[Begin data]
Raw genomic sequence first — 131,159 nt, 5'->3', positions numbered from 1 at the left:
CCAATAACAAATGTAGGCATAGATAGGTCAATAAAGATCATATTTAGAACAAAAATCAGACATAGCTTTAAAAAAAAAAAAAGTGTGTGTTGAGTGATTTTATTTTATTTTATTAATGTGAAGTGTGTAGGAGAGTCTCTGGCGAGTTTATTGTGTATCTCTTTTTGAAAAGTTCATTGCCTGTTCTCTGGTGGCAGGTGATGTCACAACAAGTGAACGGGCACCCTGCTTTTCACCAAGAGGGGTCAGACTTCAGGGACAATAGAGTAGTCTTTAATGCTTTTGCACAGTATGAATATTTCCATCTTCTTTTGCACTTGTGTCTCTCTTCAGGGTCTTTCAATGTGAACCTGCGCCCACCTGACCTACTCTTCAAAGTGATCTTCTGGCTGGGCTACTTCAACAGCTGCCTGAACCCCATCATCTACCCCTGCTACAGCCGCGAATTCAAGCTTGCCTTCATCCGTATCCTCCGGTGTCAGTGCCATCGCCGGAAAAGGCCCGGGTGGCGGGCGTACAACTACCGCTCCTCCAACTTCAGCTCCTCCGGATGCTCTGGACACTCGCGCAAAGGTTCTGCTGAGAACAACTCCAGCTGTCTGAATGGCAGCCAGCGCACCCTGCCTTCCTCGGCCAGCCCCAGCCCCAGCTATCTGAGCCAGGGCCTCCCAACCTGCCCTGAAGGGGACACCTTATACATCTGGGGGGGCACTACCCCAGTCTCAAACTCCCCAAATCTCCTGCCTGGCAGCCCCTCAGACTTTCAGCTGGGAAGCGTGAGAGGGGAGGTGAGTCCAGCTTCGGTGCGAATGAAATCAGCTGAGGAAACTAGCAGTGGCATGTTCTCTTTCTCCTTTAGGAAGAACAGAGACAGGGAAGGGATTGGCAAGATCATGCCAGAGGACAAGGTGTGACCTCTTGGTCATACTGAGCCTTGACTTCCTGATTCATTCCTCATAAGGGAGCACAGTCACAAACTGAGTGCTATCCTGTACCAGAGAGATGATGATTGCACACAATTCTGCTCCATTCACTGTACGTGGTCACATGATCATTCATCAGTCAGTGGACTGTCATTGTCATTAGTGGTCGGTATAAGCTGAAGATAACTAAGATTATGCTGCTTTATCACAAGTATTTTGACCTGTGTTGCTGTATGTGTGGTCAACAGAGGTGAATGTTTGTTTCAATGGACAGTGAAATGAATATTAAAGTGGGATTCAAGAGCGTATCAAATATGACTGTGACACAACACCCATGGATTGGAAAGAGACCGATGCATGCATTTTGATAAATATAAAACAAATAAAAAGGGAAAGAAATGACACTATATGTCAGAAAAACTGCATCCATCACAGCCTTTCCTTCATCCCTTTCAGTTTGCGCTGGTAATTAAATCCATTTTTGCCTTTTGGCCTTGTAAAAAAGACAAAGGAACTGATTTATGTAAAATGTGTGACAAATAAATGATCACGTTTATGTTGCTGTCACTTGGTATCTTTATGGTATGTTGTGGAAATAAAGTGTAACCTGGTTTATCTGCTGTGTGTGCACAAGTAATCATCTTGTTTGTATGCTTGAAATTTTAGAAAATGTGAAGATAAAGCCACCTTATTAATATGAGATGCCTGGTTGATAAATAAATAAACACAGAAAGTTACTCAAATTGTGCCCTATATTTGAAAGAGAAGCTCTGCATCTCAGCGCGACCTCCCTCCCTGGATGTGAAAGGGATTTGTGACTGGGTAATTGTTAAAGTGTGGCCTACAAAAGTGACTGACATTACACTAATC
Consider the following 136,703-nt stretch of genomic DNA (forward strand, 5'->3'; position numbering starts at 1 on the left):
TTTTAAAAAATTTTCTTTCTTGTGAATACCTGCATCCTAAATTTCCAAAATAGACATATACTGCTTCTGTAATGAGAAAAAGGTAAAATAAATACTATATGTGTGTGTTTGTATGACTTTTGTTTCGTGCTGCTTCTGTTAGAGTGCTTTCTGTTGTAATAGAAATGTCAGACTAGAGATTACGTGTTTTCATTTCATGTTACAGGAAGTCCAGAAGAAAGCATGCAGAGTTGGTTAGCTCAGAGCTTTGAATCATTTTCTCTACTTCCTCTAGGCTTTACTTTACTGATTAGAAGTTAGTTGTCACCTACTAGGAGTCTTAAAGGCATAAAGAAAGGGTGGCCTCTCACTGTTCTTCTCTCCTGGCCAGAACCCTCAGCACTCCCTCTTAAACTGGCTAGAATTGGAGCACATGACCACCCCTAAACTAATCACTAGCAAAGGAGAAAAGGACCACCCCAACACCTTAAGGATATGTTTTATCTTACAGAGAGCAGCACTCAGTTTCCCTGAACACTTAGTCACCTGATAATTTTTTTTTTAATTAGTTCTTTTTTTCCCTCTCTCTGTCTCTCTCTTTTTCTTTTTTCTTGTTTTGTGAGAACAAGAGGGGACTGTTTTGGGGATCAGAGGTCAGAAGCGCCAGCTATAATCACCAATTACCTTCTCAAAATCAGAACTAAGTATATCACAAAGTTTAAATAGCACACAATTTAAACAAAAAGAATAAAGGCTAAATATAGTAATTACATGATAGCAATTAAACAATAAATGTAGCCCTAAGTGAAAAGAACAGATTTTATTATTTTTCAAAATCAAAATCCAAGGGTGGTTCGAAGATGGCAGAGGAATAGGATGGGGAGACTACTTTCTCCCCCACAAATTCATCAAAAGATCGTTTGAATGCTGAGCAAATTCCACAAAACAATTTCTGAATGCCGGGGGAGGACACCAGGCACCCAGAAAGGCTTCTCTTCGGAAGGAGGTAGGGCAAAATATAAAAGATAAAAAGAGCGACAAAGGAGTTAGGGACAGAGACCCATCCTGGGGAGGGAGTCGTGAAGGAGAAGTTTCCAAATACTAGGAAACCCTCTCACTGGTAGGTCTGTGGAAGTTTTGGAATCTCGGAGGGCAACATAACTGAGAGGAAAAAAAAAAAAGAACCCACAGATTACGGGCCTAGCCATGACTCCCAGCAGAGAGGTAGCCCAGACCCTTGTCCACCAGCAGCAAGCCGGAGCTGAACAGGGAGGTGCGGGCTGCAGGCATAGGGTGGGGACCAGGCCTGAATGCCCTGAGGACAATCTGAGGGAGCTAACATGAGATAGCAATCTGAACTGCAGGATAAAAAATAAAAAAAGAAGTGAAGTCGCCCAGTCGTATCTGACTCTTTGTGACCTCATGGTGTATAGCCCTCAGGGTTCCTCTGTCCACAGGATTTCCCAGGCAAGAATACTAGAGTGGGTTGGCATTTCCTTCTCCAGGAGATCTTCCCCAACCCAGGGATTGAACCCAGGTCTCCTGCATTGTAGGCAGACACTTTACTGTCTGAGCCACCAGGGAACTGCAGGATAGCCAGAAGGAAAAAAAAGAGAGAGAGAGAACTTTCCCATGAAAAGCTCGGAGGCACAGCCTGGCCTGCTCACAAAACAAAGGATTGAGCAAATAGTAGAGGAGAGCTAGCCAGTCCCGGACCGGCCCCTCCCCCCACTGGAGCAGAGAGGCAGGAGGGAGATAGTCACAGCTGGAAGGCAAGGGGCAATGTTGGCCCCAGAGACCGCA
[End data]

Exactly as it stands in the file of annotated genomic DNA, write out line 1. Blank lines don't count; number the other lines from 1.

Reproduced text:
Raw genomic sequence first — 131,159 nt, 5'->3', positions numbered from 1 at the left: